By Graham Templeton –
The US Geological Survey claims that the rate of earthquakes stronger than magnitude 3.0 in the central and eastern US is roughly five times what it used to be. From 2010 to 2012, that area experienced an average of 100 such earthquakes per year; from 1967 to 2000, the annual average was 21. That could be an aberration since the former number is averaged over so few years, but that’s just the beginning of the story.
A gas injection rig.
It’s been known for a whilethat there is at least a correlation between certain waste disposal methods and increased numbers of small earthquakes — but actually we’ve been causing earthquakes for much longer than that. Particularly large dams can cause them by suddenly putting a lake’s worth of mass on top of a previously unencumbered bit of the Earth’scrust. Even conventional coal mining and oil extraction can do it, hollowing out formerly sturdy areas and honeycombing large areas with structural weaknesses.
Still, the practice of pumping things down into the earth seems to be much more damaging than the process of bringing other things back up. A new study has linked a series of small earthquakes near Snyder, Texas to the underground injection of CO2 gas. When injected far enough underground the gas will freeze into tiny cracks in the rock — it’s essentially the reverse of hydraulic fracturing.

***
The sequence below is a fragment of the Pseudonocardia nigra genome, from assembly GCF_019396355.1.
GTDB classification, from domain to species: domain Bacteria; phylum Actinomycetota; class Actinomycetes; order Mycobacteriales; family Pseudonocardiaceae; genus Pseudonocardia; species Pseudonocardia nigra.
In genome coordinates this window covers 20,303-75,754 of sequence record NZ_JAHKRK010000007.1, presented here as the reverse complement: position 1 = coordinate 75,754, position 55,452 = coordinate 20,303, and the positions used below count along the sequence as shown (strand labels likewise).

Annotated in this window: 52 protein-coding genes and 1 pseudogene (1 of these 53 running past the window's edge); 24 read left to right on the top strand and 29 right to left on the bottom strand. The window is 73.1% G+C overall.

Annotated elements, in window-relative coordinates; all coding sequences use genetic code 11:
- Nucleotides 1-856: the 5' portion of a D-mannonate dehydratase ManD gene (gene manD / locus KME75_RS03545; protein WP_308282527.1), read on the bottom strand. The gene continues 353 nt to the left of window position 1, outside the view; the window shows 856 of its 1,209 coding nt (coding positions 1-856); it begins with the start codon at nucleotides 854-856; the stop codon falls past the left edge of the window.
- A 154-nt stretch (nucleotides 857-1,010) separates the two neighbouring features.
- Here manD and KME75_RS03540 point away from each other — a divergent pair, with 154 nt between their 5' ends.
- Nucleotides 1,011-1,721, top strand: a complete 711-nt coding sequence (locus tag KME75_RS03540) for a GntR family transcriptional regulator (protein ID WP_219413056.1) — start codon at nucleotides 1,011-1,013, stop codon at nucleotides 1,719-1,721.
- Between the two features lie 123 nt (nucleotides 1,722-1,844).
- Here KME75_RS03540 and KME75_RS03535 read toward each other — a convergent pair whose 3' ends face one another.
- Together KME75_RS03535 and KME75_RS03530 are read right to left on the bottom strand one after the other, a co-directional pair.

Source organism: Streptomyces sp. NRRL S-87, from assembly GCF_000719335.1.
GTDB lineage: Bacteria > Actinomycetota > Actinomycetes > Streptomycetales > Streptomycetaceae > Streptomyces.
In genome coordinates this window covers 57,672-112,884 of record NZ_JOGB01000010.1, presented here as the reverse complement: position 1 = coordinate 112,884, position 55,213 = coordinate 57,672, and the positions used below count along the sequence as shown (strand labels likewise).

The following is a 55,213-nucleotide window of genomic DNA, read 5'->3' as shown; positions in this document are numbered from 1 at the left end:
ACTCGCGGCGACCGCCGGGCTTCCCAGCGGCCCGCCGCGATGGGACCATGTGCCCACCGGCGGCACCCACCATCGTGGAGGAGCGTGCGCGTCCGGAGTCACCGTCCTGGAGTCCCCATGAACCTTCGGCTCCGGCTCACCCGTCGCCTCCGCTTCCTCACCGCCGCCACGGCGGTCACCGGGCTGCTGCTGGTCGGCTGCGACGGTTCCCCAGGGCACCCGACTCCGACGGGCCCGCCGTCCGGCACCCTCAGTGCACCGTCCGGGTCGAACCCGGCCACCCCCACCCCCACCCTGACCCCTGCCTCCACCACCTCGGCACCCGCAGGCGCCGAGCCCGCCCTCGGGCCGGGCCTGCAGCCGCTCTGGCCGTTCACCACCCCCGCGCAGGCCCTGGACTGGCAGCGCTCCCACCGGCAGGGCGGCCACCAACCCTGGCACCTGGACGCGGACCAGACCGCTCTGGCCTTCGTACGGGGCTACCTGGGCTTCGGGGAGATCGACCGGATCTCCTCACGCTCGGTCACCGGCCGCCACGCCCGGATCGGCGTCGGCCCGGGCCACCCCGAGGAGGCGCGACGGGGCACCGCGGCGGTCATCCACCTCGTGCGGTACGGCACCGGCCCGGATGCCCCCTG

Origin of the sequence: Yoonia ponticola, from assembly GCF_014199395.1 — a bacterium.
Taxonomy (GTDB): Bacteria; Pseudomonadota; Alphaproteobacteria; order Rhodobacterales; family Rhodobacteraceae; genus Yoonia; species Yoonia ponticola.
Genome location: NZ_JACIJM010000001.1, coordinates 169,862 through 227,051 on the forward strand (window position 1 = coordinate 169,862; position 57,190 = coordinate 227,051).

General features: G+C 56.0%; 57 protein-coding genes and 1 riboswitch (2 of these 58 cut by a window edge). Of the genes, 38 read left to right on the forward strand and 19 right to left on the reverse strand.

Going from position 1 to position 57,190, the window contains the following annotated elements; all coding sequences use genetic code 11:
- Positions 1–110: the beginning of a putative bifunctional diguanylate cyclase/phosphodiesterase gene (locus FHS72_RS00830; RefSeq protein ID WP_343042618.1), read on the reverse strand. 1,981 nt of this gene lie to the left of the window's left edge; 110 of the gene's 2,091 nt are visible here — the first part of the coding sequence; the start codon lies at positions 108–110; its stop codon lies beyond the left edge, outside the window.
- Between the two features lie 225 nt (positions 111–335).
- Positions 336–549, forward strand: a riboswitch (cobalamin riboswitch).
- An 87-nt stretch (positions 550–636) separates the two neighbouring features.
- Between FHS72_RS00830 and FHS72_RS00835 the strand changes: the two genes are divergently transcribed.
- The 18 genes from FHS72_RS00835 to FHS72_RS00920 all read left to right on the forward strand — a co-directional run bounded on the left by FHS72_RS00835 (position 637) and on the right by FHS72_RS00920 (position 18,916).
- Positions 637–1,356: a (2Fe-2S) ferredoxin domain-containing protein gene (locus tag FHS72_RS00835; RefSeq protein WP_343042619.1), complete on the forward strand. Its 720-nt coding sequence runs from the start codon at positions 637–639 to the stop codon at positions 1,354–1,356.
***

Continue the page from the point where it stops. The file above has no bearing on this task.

Between the physical pressure exerted by the gas and the chemical changes it can cause in the rock, it seems gas injection can cause earthquakes of a decent size; though nobody was hurt in the Snyder quakes, the town experienced 93 of them, three of which were powerful enough to be dangerous. Even larger earthquakes have been linked to gas injection as well, like a 4.4 magnitude quake in 2011. Past research has uncovered a more general correlation between many kinds of injection storage (including, importantly, the fluid runoff from the fracking process).
The Hoover Dam, which put enormous stress on the surrounding landscape.
Keep in mind through all of this that while the scientists claim to have evidence that injection directly caused these earthquakes, they also point out that equal amounts of gas and fluid injection elsewhere has not caused earthquakes. The ability of these techniques to shake the ground is likely a product of both the injection and the injection site; while many view this sort of research as an implicit attack on the energy industry or on natural gas in particular, the answer here may be as simple as learning to survey a candidate injection site to avoid quake-prone formations.
Some of what we pump underground are wastes, others products of the carbon capture process. Whether it’s gaseous CO2 or radioactive water, thick hydrocarbon sludge purified out of power planet emissions or sulfuric acid produced in an industrial process, it all has to go somewhere. Carbon capture is just the first in the two-step process of protecting the environment; the second is carbon storage, and up until now storage underground has been the go-to option.
These concerns will have to be taken into account when evaluating any proposed carbon capture technology. Pulling CO2 out of the air is one thing. Just what to do with it then is becoming an equally pressing concern.